GOOD TIMES by Lucille Clifton

GOOD TIMES

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KIRKUS REVIEW

An impressive collection of brief poems by a young black poet, acute, personal statements, discoveries of self both as a black and as a woman. Miss Clifton sounds the depths of an acrid promise in an eyeblink of perception as in ""The 1st"": ""still/ it was nice/ when the scissors man come round/ . . . fire spinning in the air/ and our edges/ and our points/ sharpening good as anybodys."" A ghetto riot is penetrated as two warriors (one twelve years old) call out their challenges, but at the close: ""war over/ everybody gone home/ nobody dead/ everybody dying."" As a black woman the poet ""admonishes"" the boys: ""what you steal/ I will conceal/ my private silence to/ your public guilt/ is all I got."" Miss Clifton's rhythmic line is her own, unlike the derivative ""soul"" montages of sound which mechanize much black poetry. Original, potent and highly promising.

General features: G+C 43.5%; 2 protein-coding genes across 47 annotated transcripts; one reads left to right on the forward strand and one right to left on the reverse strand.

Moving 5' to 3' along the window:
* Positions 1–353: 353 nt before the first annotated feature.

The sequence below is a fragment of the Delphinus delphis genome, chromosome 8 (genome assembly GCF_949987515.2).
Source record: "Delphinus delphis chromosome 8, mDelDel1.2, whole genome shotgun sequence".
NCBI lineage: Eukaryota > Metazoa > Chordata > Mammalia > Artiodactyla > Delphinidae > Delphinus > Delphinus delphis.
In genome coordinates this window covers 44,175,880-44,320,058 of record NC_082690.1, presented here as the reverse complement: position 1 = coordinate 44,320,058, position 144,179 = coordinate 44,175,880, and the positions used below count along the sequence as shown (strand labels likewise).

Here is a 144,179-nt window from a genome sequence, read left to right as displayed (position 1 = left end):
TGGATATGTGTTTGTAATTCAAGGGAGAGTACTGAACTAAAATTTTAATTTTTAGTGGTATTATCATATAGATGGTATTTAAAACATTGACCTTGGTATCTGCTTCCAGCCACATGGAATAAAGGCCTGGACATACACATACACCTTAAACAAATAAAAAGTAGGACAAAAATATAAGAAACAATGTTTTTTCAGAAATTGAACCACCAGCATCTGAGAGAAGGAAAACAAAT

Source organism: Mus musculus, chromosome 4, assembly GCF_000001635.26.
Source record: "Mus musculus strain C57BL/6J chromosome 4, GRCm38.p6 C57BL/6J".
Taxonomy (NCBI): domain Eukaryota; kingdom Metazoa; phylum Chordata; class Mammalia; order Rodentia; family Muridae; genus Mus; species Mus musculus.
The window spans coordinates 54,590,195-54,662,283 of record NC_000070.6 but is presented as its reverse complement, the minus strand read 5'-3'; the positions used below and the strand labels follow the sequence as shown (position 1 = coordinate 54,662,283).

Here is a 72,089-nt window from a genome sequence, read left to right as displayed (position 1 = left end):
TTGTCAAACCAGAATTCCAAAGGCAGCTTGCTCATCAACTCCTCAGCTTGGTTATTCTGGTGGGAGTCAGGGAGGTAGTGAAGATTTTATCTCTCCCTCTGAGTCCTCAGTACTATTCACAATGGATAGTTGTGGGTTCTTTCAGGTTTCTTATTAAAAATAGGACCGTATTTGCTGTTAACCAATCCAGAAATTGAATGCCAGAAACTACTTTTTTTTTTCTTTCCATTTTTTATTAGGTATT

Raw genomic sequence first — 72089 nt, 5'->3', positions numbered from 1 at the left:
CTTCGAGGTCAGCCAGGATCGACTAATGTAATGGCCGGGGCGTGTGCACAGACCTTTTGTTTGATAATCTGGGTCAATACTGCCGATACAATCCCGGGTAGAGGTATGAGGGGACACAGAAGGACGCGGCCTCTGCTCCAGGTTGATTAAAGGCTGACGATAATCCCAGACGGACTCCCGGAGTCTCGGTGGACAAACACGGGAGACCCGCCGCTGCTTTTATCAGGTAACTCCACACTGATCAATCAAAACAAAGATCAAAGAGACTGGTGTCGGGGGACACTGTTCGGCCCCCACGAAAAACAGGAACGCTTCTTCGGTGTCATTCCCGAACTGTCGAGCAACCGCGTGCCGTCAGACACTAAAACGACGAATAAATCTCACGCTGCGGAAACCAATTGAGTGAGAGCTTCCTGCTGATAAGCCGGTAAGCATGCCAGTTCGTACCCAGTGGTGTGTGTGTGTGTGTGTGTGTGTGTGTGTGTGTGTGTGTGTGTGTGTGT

Pub Date: Nov. 4th, 1969
Publisher: Random House